Professional journalists, however, have no excuse for either ignorance or sloppiness in their use of our language. And "professional," is the operative word here, because that's what reporters are presented to be. We expect them to inform us, and we don’t mind if they do it by using informal expressions, clichéd or otherwise, if they don’t mess them up.
But we’re entitled to have the news reported clearly. We shouldn't have to wince at garbled ramblings that assault the ears of those who care about our language.
Reporters should tend to their knitting as they hone their use of clichés, so they can home in on the right expression, and shoot straight from the shoulder to express the intended meaning.
They need to bone up on the proper use of clichés. They should home in on a good dictionary, and study it to hone their writing and reporting.
Then they wouldn’t leave us with the impression that they’re saying, "I couldn't care less," or “I don’t give a hoot.”
Bird of Paradise
By Donald G. Mashburn
The plains seemed to stretch westward forever.
Aboard was one cowboy and one tenderfoot,
Across the dry prairie, lumbered the stage,
"What is that strange bird?" he quickly asked.
The stranger gazed out at the hot treeless plain,
Voters should never mistake a politician’s bluster and bombast for braininess.
It’s hard to judge if a politician is truthful because it’s hard for our brains to process the words politician and truth at the same time.
Failure happens, but it can’t last unless you let it.
Real character is refusing to let either failure or success change the real you.
Growing character without humility is like a climbing rose without a trellis.
Happiness can’t be bought, but it can be planted, cultivated, and harvested.
If the best things in life are free, why do we have to pay for the makings of a blackberry cobbler?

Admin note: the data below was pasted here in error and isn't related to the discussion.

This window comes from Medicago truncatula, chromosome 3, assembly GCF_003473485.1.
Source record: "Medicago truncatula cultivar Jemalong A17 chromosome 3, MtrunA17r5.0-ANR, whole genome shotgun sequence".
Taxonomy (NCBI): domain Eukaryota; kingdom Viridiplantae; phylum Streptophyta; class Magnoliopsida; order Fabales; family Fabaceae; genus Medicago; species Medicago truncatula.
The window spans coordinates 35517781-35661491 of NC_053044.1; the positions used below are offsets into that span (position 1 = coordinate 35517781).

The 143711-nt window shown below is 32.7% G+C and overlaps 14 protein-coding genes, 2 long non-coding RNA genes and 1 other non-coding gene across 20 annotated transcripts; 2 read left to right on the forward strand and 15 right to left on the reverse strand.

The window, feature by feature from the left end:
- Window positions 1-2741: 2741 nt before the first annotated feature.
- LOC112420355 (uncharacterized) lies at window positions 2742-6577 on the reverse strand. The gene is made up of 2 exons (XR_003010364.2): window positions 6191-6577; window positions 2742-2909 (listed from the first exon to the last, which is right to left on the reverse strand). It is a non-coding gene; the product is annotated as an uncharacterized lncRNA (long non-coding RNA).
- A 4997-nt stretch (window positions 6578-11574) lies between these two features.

Learning to say “No” won’t always make friends, but it will help keep the friends you already have.
Happiness is not a destination; it’s a travel companion you choose on the road of life.
Let’s be kind to animals and don’t call a politician a skunk when he raises a stink trying to get elected.
A politician’s promise has about as much substance as the breath he uses to make it.
Be what God wants you to be, and you’ll find that you not only please yourself but also those who know you.
Forgiveness cannot be bought, it’s grows naturally out of love.
Express love, pass it on, but don’t try to explain it. It explains itself.
What we get in life is not as important as what we give.
Forgiveness is a low-cost investment that pays back large dividends for a lifetime.
Anger grows out of bitterness, malice out of anger, violence out of malice.
If thinking of gifts we can give to others, check out our Lord’s commandment: “Love one another as I have loved you” (John 15:12).
Only a very small person feels a need to belittle another to make himself feel significant.
Humility is the seed, character is the plant, kindness is the fruit produced.
Presidential candidates should learn that mouthiness is never mistaken for manliness.
Good character does not give room and board to ego.
Using common sense and fairness in dealing with people may puzzle some of them, but you’ll sleep well at night.
Yesterday is for remembering its lessons, today is for living and learning new lessons.
The one secret common to climbing mountains of all sizes is you have to start.
Bluster is no substitute for brains.
If we’re to take politics seriously, I wonder how we got both Donald Trump and Bernie Sanders in the presidential race this year.
If thievery is still against the law, how do you explain some of the politicians that get elected to Congress?
Did Wall Street’s Goldman Sachs pay candidate Hillary Clinton $675,000 for three speeches because they wanted to know how she once ran $1,000 into $100,000 in cattle futures?
Bitter people are like porcupines: they have their points, but no one likes being close to them.
The heart can be where hurt grows into bitterness, or where forgiveness blossoms into love. You choose.